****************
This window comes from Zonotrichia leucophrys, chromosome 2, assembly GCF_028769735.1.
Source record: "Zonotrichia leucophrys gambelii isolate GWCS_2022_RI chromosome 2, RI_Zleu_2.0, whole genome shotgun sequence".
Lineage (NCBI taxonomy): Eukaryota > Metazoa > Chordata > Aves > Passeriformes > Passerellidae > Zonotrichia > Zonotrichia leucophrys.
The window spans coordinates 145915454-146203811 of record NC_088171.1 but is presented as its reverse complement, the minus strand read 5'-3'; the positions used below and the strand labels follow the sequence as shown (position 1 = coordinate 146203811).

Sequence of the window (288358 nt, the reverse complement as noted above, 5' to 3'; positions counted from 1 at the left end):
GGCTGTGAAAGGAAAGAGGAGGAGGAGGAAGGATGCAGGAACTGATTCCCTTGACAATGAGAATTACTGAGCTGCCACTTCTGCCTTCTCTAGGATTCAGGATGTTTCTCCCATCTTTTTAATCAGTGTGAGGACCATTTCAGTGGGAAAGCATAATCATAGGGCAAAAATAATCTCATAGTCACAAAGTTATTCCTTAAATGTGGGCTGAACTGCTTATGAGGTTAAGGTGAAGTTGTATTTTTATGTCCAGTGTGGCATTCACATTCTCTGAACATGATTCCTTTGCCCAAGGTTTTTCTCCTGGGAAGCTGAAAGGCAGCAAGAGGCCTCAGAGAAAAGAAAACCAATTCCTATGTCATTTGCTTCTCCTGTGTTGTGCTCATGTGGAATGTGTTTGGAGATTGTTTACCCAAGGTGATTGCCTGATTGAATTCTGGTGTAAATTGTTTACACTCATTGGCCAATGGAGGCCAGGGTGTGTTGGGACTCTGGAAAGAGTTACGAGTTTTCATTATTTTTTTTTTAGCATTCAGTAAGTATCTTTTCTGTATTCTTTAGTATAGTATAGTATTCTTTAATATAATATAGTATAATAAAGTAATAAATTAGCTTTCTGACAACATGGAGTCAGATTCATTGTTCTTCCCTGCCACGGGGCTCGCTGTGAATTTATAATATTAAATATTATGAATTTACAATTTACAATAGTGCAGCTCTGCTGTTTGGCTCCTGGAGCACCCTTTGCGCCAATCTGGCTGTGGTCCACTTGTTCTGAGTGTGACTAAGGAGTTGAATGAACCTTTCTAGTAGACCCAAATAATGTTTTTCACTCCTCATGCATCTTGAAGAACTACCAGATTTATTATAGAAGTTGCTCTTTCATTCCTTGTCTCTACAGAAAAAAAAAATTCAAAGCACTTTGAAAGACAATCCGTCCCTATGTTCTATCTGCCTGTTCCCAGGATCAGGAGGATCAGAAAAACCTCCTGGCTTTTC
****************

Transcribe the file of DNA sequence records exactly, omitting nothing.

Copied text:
This window comes from Zonotrichia leucophrys, chromosome 2, assembly GCF_028769735.1.
Source record: "Zonotrichia leucophrys gambelii isolate GWCS_2022_RI chromosome 2, RI_Zleu_2.0, whole genome shotgun sequence".
Lineage (NCBI taxonomy): Eukaryota > Metazoa > Chordata > Aves > Passeriformes > Passerellidae > Zonotrichia > Zonotrichia leucophrys.
The window spans coordinates 145915454-146203811 of record NC_088171.1 but is presented as its reverse complement, the minus strand read 5'-3'; the positions used below and the strand labels follow the sequence as shown (position 1 = coordinate 146203811).

Sequence of the window (288358 nt, the reverse complement as noted above, 5' to 3'; positions counted from 1 at the left end):
GGCTGTGAAAGGAAAGAGGAGGAGGAGGAAGGATGCAGGAACTGATTCCCTTGACAATGAGAATTACTGAGCTGCCACTTCTGCCTTCTCTAGGATTCAGGATGTTTCTCCCATCTTTTTAATCAGTGTGAGGACCATTTCAGTGGGAAAGCATAATCATAGGGCAAAAATAATCTCATAGTCACAAAGTTATTCCTTAAATGTGGGCTGAACTGCTTATGAGGTTAAGGTGAAGTTGTATTTTTATGTCCAGTGTGGCATTCACATTCTCTGAACATGATTCCTTTGCCCAAGGTTTTTCTCCTGGGAAGCTGAAAGGCAGCAAGAGGCCTCAGAGAAAAGAAAACCAATTCCTATGTCATTTGCTTCTCCTGTGTTGTGCTCATGTGGAATGTGTTTGGAGATTGTTTACCCAAGGTGATTGCCTGATTGAATTCTGGTGTAAATTGTTTACACTCATTGGCCAATGGAGGCCAGGGTGTGTTGGGACTCTGGAAAGAGTTACGAGTTTTCATTATTTTTTTTTTAGCATTCAGTAAGTATCTTTTCTGTATTCTTTAGTATAGTATAGTATTCTTTAATATAATATAGTATAATAAAGTAATAAATTAGCTTTCTGACAACATGGAGTCAGATTCATTGTTCTTCCCTGCCACGGGGCTCGCTGTGAATTTATAATATTAAATATTATGAATTTACAATTTACAATAGTGCAGCTCTGCTGTTTGGCTCCTGGAGCACCCTTTGCGCCAATCTGGCTGTGGTCCACTTGTTCTGAGTGTGACTAAGGAGTTGAATGAACCTTTCTAGTAGACCCAAATAATGTTTTTCACTCCTCATGCATCTTGAAGAACTACCAGATTTATTATAGAAGTTGCTCTTTCATTCCTTGTCTCTACAGAAAAAAAAAATTCAAAGCACTTTGAAAGACAATCCGTCCCTATGTTCTATCTGCCTGTTCCCAGGATCAGGAGGATCAGAAAAACCTCCTGGCTTTTC